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97 of 98 people found the following review helpful
5.0 out of 5 stars Thoughtful and engaging. It gives pause for reflection.
"Blue Fire" is an anthology of selections from James A. Hillman's major works, including "Insearch: Psychology and Religion," "Suicide and the Soul," "Healing Fiction," and others, including journal and magazine articles in such diverse publications as "Spring," "Utne Reader," "Institute Newsletter,"...
Published on September 28, 2000 by Mark Hammond

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20 of 26 people found the following review helpful
3.0 out of 5 stars Hillman? Or Moore Presenting Hillman?
I'll try to keep this short and to the point. Hillman is obtuse -- he is more of a psychological poet than a psychological writer. He has been very prolific, apparently, since these are highlights from his many (22+) books -- each article with a 'presentation' by Thomas Moore (author of the very popular Care of the Soul series). It's hard to figure out who "owns" this...
Published on May 22, 2009 by Davidicus Marcus


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5.0 out of 5 stars A rich new awareness, August 30, 2013
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This review is from: A Blue Fire (Paperback)
I love this book. The commentary by Thomas Moore is so enlightening. I imagine -- it's like being instructed on Socrates by Plato. The work, which I'm still in process of bringing into my world, is opening up a dimension of existence for me that I live in but do not understand. Hillman's work requires a surrender, and Moore encourages that surrender by illuminating the depths.
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5.0 out of 5 stars Purchased to add to my J. Hillman collection, January 28, 2013
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This review is from: A Blue Fire (Paperback)
Purchased to add to my J. Hillman collection. I haven't read it, yet, but whatever I think about it, I'm keeping it in my personal library collection.
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3 of 5 people found the following review helpful
5.0 out of 5 stars A Blue Fire, May 7, 2007
This review is from: A Blue Fire (Paperback)
As a psychotherapist, I can't tell you how important i believe Hillman's contribution to the field of psychology is. His championing of the soul, it's intricacies and shadows, it's necessity as the form that formless spirit coolly appreciates, is an healing offfering for the spirit/matter split of modern consciousness. Read this book, and prepare to be amazed.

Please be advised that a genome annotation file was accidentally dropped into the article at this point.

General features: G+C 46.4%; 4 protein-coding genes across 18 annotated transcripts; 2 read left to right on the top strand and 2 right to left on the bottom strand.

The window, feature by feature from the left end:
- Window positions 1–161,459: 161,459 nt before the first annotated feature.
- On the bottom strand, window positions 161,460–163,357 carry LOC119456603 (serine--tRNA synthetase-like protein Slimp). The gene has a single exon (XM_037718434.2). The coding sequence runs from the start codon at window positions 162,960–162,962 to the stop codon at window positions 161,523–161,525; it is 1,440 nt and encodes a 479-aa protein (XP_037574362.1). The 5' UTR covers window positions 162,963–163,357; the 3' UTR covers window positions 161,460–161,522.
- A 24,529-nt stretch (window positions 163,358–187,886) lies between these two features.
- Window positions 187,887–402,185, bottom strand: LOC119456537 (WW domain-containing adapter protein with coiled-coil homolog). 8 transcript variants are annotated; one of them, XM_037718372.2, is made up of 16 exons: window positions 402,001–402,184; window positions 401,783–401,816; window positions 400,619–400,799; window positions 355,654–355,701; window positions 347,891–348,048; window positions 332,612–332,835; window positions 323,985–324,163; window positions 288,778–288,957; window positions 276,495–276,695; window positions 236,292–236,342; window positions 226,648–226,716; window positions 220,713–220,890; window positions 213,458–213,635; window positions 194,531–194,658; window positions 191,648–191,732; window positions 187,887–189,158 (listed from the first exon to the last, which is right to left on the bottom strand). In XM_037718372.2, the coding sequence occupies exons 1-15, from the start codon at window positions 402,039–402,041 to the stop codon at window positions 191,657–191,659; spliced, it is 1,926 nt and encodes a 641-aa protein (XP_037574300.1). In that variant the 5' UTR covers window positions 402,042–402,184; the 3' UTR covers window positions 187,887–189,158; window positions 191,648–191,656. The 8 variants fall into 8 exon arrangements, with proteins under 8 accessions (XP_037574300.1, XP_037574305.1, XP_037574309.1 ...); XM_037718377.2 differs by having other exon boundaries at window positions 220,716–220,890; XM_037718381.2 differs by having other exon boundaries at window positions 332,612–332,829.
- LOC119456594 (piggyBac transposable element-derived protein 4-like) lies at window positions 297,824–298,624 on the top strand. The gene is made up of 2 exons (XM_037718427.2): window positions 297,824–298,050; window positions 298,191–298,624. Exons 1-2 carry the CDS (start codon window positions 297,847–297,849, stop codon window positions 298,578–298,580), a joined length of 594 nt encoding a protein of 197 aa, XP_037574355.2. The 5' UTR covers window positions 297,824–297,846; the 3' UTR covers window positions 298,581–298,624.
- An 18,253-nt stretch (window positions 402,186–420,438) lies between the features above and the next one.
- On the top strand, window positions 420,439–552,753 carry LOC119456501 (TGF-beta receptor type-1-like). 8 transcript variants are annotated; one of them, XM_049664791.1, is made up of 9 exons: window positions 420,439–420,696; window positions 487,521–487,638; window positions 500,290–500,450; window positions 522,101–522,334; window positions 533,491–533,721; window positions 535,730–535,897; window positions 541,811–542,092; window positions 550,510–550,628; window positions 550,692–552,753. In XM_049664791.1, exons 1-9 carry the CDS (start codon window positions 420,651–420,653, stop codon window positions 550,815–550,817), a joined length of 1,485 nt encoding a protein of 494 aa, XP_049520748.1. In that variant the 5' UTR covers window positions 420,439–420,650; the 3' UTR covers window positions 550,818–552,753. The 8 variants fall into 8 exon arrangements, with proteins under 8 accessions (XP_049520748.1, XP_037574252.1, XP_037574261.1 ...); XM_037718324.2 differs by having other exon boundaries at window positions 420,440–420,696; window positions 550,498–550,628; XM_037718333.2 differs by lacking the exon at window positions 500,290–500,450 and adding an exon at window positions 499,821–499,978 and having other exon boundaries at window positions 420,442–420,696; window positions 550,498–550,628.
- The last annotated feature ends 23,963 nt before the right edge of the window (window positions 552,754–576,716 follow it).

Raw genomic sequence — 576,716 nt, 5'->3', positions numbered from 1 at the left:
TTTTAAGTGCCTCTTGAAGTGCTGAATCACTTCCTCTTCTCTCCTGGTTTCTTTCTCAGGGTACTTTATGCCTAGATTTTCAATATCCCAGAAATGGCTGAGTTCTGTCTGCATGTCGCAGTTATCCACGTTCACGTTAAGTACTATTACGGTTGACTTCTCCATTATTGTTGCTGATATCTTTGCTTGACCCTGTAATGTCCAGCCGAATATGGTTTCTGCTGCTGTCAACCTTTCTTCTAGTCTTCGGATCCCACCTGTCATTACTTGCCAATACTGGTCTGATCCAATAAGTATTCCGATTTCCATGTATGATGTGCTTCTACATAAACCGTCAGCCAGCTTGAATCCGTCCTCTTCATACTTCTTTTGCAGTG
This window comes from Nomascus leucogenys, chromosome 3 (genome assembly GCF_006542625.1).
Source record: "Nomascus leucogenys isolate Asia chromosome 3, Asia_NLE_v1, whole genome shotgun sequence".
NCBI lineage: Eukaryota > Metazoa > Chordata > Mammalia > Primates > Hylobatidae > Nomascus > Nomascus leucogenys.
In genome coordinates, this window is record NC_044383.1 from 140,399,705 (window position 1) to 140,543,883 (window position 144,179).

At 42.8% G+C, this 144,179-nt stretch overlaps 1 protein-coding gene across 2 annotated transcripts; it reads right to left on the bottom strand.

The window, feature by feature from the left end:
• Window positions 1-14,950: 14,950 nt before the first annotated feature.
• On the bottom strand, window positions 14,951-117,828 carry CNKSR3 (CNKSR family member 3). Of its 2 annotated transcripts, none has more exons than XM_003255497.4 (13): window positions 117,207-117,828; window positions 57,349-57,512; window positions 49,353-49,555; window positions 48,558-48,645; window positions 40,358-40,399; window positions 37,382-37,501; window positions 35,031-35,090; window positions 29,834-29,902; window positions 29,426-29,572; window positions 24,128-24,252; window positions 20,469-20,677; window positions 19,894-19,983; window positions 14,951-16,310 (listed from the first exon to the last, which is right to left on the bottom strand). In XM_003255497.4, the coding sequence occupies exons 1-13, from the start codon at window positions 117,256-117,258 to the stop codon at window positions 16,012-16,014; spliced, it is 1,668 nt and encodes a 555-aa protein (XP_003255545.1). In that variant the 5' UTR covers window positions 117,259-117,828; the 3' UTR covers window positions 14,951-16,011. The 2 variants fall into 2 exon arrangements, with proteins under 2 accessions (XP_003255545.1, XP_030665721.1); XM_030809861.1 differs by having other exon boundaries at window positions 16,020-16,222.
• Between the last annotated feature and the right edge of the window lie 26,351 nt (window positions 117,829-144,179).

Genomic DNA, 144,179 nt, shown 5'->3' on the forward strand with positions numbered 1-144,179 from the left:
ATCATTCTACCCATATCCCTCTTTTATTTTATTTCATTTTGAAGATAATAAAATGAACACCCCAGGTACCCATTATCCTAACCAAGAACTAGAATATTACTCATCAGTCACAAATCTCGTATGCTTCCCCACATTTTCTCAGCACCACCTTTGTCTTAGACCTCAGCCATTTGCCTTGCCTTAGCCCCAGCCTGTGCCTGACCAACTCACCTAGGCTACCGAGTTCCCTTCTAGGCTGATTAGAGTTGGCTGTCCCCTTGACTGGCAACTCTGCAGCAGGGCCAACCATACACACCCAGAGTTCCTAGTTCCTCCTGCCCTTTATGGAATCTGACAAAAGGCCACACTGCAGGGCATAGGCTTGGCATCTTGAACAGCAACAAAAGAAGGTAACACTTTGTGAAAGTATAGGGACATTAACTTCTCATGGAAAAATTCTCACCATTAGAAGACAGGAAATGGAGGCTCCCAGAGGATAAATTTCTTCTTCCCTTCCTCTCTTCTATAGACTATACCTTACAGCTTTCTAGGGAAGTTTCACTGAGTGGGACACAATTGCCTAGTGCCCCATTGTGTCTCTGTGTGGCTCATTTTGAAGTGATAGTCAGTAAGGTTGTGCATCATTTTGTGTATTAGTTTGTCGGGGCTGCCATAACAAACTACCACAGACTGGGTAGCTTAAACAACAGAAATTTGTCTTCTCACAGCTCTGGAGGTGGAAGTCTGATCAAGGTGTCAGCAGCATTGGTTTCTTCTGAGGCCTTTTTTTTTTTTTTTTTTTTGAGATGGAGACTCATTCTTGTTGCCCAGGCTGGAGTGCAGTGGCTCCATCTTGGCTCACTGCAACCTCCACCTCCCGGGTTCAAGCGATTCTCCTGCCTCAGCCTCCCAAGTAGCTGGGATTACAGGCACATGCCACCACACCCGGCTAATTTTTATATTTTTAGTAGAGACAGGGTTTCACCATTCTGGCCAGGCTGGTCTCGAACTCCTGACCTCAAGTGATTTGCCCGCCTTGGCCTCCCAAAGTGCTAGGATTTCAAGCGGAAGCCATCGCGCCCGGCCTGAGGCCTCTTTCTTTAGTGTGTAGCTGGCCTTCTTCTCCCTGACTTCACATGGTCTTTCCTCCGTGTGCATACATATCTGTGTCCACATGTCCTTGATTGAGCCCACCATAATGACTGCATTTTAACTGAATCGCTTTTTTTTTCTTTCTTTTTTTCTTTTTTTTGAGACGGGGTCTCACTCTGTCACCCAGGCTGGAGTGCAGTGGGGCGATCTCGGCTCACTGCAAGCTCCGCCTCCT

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1 of 2 people found the following review helpful
5.0 out of 5 stars A new Existential Psychology as a universal cartographical map of the Soul, March 15, 2013
This review is from: A Blue Fire (Paperback)
This is a rare an exciting book indeed, penned by a bona fide genius. It is a complicated narrative about the poetic nature and basis of Mind. Here in a series of essays abstracted from Hillman's best work, Thomas Moore skillfully introduces us to James Hillman. Through these ideas he tells us why Hillman thinks that Jungian psychology is the only "real" psychology there is. Hillman thinks this is so because only an expanded vision of Jungian psychology vectors man's mental processes; actions and activity back to the center of man's very existence, his soul. Poetry, among many other things, emanates directly from the soul. And here in Hillman's hands the notion of soul is no longer just another glorified psychological and existential metaphor, for Hillman believes that the irreducible component of man's mental functioning is not literary, not the word, but that ephemeral cosmically connected element called an image, a human artifact that can only emanate from the soul.

It is the "mental image" that precedes words and thus emanates directly from the very center of man's existence, his soul. And since words require images in order to attach any meanings whatsoever, it is a simple matter to conclude that the notion of a soul could hardly rely on anything other than the images they generate. Thus, the grand conclusion that we can draw from Hillman's work is that man's mental functioning has nothing at all to do with language, per se. For at best language is a halfway house between what the mind really does (generate images) and what we have been trained to accept (that it formulates ideas through language). Even poetry itself is not about words per se either, but about the images we can draw from using words. We tend to forget that words are used to sharpen our images and not the other way around.

This unfortunate almost cosmic misunderstanding about the role images and words play in mind/brain and psychological functioning (that the mind operates on words instead of on images) is especially unfortunate and problematic if one has been trained through the Freudian school of insights of ego mechanisms, instincts and other meta-psychological, scientific and literary essences. However, if one does as James Hillman has done: allow the mind to roam freely, moving seamlessly and unforced upward and further inwards towards the next level of inner depth (to Jungian archetypes that is), the root node of the mind's functioning becomes all but self-evident. And there we all discover together that fundamental mental functioning has nothing at all to do with words and language per se, that the mind is not literary at all, but has everything to do with images, imagination and fantasy. And while its secondary output - the one that mediates between what the mind really does and the way we have trained ourselves to think it does -- may indeed be literary, the brain's primary functioning mode still works only on images; not on words. Hillman believes that it is the soul that is at work in imagination, fantasy, myth, psychopathology, psychological disorders and metaphor.